Download your copy today! How to Sustain Youth & Family Wellbeing in the Juvenile Justice System During the COVID-19 Crisis
A Wellbeing Orientation is vital for helping people and communities cope with disruption. In our April 2020 Newsletter, we share resources and tools to help people and systems adjust and make sense of this time of uncertainty and stress and discuss why we need wellbeing to be well as a country.
I share in the emotions and questions that most people have during this uncertain time, at least those I am surrounded by. What is this? Where did it really come from? How do we stop it? How do I protect myself, my loved ones? What happens if I get it? How long will this last? So many thoughts and questions.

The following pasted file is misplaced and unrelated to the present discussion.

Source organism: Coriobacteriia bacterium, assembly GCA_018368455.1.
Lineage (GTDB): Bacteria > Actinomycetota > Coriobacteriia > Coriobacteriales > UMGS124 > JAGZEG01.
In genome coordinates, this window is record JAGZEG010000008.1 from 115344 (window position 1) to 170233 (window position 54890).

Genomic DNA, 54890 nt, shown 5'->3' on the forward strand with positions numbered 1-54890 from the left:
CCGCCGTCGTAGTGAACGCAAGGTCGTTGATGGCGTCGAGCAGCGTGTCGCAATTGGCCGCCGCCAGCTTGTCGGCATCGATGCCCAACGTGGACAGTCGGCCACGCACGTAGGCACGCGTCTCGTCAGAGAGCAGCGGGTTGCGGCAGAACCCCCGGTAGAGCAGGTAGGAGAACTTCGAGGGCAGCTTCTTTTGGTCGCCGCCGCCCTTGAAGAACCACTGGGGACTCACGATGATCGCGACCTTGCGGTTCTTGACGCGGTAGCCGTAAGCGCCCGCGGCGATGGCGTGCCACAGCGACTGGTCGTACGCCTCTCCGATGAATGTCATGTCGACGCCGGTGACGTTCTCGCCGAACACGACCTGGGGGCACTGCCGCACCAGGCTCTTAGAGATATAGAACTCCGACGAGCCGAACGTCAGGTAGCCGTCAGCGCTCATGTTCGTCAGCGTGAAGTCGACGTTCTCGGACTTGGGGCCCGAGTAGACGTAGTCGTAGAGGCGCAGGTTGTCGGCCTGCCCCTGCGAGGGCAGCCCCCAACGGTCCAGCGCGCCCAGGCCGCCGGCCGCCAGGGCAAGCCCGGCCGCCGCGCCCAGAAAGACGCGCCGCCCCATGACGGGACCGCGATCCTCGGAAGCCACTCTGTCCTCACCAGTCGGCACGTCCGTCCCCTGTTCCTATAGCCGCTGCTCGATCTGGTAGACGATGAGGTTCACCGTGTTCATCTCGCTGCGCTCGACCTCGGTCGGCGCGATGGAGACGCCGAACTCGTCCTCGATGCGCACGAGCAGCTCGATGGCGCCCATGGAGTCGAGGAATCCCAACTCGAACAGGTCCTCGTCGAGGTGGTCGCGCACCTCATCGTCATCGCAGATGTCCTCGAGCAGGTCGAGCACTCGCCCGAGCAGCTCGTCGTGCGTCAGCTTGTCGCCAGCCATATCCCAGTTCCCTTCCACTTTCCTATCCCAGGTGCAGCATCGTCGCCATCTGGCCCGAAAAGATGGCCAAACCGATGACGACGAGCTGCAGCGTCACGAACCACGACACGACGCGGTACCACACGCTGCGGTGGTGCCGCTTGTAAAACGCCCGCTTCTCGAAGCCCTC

Having trained numerous people about the principles of a wellbeing orientation and the Five Domains of Wellbeing, I sat down to reflect on my own wellbeing during this crisis.
As a single woman, I was very proactive in gathering the essential items my household would need in the event I am unable to leave home for an undetermined amount of time. I was disturbed, as many others were, to see the mania arise as people began to realize the very real possibilities and outcomes that threatened our lives following the entry of COVID-19 into our American borders. We thought we were safe … we were safe, until a few weeks ago.